Immigration law is second only to tax law in its complexity. Working with an experienced immigration attorney can be the difference between an approval and a denial.


Read more about the PERM process,
which allows U.S. companies to sponsor foreign nationals for permanent residence.


Completing the Affidavit of Support can be daunting. Our guide dispels some of the myths and confusion surrounding the Affidavit of Support, and offers practical advice to help you understand your options.

Step By Step
Guide to PERM
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Step 1: Determine the Duties and Minimum Requirements for the Position

The first step in the process is to determine the job description. An accurate job description is key to the PERM process. The job description needs to accurately reflect the actual duties and minimum requirements for the position. While most employers write job descriptions to include the requirements for an ideal candidate, it is important to understand that a PERM job description should only include the minimum requirements to do the job in a reasonable manner.  It cannot be written in a way that unduly limits the number of qualified applicants. The employee must be able to demonstrate he/she/they meet the minimum job requirements at the time of accepting the offer. The job description should include the following:

Step 2: Request a Prevailing Wage Determination (PWD) from the Department of Labor (DOL)

The second step in the process is to file an online request for a prevailing wage determination with the DOL. The DOL will determine the prevailing wage for the position based upon the geographic location where the employee will work and the job duties, minimum requirements, and other details of the position. Where the wage for the position is already set by a collective bargaining agreement, the employer will submit proof of this to the DOL.

The DOL’s prevailing wage determination sets the minimum wage that the company must be willing to pay the employee. This salary only needs to be paid once the employee becomes a lawful permanent resident (i.e. green card holder). It is currently taking the DOL approximately 6 to 8 months to issue a prevailing wage determination.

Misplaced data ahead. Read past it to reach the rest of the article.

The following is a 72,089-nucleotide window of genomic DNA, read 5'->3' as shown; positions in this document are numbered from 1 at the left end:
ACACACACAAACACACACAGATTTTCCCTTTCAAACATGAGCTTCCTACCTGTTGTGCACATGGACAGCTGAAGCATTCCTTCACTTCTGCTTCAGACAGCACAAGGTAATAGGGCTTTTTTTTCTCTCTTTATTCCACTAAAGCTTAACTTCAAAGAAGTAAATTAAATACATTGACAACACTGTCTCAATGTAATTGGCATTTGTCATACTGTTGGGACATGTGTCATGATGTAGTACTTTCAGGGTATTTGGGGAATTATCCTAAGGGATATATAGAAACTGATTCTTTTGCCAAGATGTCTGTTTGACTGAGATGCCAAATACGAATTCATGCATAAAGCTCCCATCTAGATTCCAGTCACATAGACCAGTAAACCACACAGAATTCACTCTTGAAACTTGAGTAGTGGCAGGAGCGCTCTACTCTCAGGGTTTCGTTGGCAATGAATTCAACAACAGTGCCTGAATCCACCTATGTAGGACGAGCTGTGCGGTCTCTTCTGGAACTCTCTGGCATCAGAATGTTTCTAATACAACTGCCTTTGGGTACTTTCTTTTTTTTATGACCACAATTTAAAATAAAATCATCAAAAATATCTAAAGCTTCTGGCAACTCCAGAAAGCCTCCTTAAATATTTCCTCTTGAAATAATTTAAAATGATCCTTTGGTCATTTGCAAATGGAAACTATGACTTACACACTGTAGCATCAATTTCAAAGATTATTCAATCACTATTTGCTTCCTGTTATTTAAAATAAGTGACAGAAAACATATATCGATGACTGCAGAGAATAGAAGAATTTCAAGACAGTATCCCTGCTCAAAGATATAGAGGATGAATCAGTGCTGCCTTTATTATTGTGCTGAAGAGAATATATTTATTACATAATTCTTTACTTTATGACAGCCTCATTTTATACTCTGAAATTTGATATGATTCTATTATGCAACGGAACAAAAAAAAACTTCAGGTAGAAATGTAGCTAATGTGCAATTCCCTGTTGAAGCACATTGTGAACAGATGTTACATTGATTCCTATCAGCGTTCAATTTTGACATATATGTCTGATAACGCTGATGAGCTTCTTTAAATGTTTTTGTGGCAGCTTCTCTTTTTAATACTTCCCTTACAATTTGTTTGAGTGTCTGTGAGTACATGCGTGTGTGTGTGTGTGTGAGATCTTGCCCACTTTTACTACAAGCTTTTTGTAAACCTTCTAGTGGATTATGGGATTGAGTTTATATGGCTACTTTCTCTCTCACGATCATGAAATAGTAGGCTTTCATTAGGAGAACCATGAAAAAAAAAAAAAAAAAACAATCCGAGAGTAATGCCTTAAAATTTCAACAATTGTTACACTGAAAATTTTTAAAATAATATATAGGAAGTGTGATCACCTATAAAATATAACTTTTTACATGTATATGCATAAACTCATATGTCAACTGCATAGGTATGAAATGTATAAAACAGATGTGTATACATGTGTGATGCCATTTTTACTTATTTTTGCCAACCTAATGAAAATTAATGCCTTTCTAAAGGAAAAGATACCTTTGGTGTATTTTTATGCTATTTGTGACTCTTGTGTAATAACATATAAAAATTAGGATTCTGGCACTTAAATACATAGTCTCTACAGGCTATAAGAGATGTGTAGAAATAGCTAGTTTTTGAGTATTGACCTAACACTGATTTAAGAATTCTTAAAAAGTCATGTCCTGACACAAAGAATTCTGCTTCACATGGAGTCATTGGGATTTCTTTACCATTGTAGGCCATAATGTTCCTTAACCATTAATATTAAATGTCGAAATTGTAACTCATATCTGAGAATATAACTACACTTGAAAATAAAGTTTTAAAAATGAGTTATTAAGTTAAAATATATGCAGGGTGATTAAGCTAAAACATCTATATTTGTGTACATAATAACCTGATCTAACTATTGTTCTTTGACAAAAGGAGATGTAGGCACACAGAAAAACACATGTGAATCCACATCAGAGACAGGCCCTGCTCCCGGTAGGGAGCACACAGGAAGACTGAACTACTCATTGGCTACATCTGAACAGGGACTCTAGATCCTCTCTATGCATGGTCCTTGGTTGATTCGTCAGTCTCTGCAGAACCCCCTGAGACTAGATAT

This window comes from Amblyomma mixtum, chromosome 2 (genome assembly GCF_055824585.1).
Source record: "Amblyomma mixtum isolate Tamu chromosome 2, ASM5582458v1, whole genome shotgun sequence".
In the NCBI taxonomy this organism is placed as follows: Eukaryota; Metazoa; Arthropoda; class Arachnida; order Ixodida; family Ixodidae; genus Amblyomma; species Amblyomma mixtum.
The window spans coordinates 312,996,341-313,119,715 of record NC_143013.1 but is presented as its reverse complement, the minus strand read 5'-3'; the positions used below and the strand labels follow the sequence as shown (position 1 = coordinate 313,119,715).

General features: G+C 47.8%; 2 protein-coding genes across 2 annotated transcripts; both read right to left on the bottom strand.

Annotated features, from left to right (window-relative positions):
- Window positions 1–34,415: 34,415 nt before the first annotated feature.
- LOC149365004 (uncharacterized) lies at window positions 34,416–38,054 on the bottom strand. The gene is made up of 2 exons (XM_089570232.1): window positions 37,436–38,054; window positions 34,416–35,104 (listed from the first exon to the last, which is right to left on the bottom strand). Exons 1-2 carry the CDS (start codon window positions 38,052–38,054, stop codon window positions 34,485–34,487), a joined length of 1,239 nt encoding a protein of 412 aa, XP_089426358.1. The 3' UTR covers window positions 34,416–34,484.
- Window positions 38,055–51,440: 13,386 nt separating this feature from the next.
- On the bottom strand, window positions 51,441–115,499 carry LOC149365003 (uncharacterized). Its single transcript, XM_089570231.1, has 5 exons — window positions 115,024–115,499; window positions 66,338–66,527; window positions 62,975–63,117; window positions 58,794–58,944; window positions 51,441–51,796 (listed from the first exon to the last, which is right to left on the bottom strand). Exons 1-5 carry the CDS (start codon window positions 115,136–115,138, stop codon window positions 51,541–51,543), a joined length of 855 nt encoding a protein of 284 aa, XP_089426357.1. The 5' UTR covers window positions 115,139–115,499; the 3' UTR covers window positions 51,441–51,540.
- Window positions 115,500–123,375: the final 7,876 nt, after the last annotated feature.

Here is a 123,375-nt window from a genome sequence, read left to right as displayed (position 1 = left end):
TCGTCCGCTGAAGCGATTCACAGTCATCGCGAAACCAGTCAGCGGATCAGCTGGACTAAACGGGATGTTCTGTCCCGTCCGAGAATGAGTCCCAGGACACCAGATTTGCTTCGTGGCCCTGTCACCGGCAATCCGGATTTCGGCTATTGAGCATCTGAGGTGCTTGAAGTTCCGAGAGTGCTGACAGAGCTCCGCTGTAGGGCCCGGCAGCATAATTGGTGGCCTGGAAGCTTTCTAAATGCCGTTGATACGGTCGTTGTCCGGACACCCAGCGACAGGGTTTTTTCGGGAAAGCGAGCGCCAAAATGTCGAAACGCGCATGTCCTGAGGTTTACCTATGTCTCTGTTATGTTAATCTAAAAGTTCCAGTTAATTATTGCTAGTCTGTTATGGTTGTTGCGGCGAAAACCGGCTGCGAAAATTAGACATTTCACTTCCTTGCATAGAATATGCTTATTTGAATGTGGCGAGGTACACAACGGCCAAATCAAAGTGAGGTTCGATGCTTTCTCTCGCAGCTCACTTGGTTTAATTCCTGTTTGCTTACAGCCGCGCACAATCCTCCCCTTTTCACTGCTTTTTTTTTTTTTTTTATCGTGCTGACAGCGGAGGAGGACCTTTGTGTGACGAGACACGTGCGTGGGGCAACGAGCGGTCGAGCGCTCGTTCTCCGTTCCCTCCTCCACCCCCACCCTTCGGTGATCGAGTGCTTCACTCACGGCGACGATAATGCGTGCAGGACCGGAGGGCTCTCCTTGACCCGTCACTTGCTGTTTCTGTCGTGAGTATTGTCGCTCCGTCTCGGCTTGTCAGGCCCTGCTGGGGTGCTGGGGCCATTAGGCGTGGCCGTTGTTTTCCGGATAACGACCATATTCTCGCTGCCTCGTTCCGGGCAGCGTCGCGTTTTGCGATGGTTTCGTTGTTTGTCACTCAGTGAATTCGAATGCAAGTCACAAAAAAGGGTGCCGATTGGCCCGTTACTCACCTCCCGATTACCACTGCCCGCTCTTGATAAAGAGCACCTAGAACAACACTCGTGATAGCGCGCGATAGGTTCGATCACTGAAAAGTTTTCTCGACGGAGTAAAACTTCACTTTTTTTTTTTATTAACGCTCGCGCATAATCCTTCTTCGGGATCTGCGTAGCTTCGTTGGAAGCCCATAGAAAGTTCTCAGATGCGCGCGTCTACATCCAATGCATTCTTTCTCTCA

Step 3: Conduct Recruitment

The third step in the process is to conduct recruitment for the position. You must advertise the position to test the labor market. There are very specific advertising criteria that must be adhered to depending upon the level of education required for the position. The following advertising must be conducted regardless of the level of education required for the position:

When the position to be filled is considered a professional position, the company must also undertake at least 3 of the following additional recruitment activities:

This step takes a minimum of 2 months – about 1 month is spent actively advertising the position whereas the second month is spent fulfilling the required 30-day “quiet period.”

During the recruitment period, the employer must review all of the resumes received for the position. If the employer receives a resume that indicates a U.S. worker is qualified for the position, this candidate must be contacted for an interview. The employer should keep detailed records of all resumes received, attempts to schedule interviews, interviews conducted, and reasons for rejecting candidates for the position.

Step 4: Submit the ETA Form 9089 (i.e. the PERM Application) to DOL

If the recruitment period closes with no able, willing, and qualified U.S. workers applying for the position, the next step is to prepare and file the ETA Form 9089, Application for Permanent Employment Certification (ETA Form 9089) with DOL. The ETA Form 9089 requires information about the employer, recruitment steps undertaken, information about beneficiary’s education and prior work experience, and information about the position such as title, duties, and requirements.

Processing times are currently about 12 months, but could take significantly longer if the DOL  audits the case. The DOL audits a certain percentage of the ETA Form 9089 applications it receives; some audits are random while others are targeted for a particular reason such as a foreign language requirement or the beneficiary’s current status in the U.S. Since an audit is a  possibility, every PERM recruitment effort should be conducted as if there will be an audit. 

Step 5: File the  Form I-140, Immigrant Petition for Alien Worker (form I-140) with U.S. Citizenship and Immigration Services (USCIS)

Once the ETA Form 9089 is certified, the next step is to file a Form I-140 with USCIS. At this stage, you are asking USCIS to classify the beneficiary as an immigrant worker and issue him/her/them an immigrant visa. The company must demonstrate that it has the ability to pay the employee the prevailing wage or higher. The employee must demonstrate that he/she/they meet all of the qualifications for the job. You must also submit the certified ETA Form 9089 with the Form I-140. This ETA Form 9089 is only valid for 180 days so it is important to file as quickly as possible. It is currently taking USCIS about 7 to 9 months to process a Form I-140.